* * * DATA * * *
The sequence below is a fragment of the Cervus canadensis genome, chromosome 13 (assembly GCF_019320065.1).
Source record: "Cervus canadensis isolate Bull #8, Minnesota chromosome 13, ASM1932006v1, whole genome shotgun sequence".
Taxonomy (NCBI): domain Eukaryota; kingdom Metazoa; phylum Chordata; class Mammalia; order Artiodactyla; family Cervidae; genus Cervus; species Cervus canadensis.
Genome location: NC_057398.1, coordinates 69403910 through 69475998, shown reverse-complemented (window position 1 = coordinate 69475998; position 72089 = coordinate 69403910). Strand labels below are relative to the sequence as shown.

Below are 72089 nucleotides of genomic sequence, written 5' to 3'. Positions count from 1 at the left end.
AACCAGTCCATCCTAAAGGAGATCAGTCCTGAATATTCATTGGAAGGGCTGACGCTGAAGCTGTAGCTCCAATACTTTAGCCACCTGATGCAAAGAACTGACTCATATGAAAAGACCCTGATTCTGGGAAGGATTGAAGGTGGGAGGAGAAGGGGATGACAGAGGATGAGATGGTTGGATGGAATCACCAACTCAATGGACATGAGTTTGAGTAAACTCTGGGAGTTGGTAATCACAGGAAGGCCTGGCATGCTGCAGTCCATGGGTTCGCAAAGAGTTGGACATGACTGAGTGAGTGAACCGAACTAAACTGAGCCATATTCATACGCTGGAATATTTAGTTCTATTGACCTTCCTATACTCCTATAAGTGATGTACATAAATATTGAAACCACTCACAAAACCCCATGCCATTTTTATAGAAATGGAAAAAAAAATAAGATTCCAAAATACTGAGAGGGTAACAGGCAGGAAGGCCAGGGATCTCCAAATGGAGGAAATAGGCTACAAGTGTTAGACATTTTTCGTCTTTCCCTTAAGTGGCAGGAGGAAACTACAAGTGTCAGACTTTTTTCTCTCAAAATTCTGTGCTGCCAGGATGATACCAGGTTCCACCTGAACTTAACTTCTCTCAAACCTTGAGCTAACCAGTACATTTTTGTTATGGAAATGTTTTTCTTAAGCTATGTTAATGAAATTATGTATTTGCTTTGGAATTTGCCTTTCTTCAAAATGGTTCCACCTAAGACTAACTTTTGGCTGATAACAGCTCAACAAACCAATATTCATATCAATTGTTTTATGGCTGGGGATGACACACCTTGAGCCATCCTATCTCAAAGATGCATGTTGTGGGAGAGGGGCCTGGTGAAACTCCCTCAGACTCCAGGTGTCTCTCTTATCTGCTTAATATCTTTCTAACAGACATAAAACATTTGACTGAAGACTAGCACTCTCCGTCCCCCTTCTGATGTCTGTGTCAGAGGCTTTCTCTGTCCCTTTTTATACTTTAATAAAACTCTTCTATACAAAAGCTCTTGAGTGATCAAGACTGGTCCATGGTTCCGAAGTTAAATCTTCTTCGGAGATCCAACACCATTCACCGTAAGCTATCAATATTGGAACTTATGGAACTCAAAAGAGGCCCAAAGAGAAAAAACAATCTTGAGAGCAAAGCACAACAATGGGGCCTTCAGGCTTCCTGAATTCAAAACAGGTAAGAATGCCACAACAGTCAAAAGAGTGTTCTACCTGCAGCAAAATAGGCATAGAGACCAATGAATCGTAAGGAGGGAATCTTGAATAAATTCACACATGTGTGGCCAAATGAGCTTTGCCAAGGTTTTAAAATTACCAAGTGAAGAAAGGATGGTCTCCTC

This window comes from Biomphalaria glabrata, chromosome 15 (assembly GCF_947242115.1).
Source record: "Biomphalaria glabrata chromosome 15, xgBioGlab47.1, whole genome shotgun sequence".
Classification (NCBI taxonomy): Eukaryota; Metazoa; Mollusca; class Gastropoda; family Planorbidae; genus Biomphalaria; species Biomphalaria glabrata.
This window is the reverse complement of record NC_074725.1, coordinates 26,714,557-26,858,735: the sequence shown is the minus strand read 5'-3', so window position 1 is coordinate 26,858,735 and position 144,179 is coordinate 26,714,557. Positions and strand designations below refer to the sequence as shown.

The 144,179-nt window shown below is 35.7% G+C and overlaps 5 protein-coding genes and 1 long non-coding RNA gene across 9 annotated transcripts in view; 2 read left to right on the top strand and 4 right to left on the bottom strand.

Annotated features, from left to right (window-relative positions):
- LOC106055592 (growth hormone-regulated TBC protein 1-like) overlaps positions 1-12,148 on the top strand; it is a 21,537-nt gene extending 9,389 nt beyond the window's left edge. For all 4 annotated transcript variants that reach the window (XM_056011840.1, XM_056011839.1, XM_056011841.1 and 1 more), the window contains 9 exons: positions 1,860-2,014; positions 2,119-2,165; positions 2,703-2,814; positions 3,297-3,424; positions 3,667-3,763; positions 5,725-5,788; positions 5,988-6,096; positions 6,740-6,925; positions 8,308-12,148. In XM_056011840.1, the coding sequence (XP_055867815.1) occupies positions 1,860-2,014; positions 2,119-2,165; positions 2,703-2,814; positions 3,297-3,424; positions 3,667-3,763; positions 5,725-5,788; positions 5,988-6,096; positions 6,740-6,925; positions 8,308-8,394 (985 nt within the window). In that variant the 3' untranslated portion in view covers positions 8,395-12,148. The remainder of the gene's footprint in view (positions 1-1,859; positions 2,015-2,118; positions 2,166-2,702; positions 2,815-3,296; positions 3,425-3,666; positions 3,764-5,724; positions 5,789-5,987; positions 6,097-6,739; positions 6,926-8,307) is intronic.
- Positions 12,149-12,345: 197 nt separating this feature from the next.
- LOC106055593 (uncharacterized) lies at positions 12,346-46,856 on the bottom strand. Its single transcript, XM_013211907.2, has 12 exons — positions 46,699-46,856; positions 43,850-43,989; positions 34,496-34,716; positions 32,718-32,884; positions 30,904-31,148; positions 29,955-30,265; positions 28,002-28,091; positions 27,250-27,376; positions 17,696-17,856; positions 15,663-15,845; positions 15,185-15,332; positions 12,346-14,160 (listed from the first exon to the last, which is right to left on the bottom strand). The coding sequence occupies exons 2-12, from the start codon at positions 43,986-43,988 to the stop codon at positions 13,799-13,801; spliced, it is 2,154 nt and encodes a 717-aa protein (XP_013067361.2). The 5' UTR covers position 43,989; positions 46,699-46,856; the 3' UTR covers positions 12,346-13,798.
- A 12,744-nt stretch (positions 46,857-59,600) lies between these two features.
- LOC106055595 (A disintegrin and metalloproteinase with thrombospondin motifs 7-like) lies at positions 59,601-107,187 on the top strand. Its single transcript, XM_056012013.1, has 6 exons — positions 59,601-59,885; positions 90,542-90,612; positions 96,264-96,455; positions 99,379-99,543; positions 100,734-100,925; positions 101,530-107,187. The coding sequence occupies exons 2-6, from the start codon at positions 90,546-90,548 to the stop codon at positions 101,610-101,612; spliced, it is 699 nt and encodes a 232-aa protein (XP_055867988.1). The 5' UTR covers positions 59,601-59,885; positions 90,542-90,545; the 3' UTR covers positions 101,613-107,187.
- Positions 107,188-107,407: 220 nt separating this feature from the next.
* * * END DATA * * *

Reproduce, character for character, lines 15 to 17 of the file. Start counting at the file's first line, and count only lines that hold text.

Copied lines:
- LOC106055593 (uncharacterized) lies at positions 12,346-46,856 on the bottom strand. Its single transcript, XM_013211907.2, has 12 exons — positions 46,699-46,856; positions 43,850-43,989; positions 34,496-34,716; positions 32,718-32,884; positions 30,904-31,148; positions 29,955-30,265; positions 28,002-28,091; positions 27,250-27,376; positions 17,696-17,856; positions 15,663-15,845; positions 15,185-15,332; positions 12,346-14,160 (listed from the first exon to the last, which is right to left on the bottom strand). The coding sequence occupies exons 2-12, from the start codon at positions 43,986-43,988 to the stop codon at positions 13,799-13,801; spliced, it is 2,154 nt and encodes a 717-aa protein (XP_013067361.2). The 5' UTR covers position 43,989; positions 46,699-46,856; the 3' UTR covers positions 12,346-13,798.
- A 12,744-nt stretch (positions 46,857-59,600) lies between these two features.
- LOC106055595 (A disintegrin and metalloproteinase with thrombospondin motifs 7-like) lies at positions 59,601-107,187 on the top strand. Its single transcript, XM_056012013.1, has 6 exons — positions 59,601-59,885; positions 90,542-90,612; positions 96,264-96,455; positions 99,379-99,543; positions 100,734-100,925; positions 101,530-107,187. The coding sequence occupies exons 2-6, from the start codon at positions 90,546-90,548 to the stop codon at positions 101,610-101,612; spliced, it is 699 nt and encodes a 232-aa protein (XP_055867988.1). The 5' UTR covers positions 59,601-59,885; positions 90,542-90,545; the 3' UTR covers positions 101,613-107,187.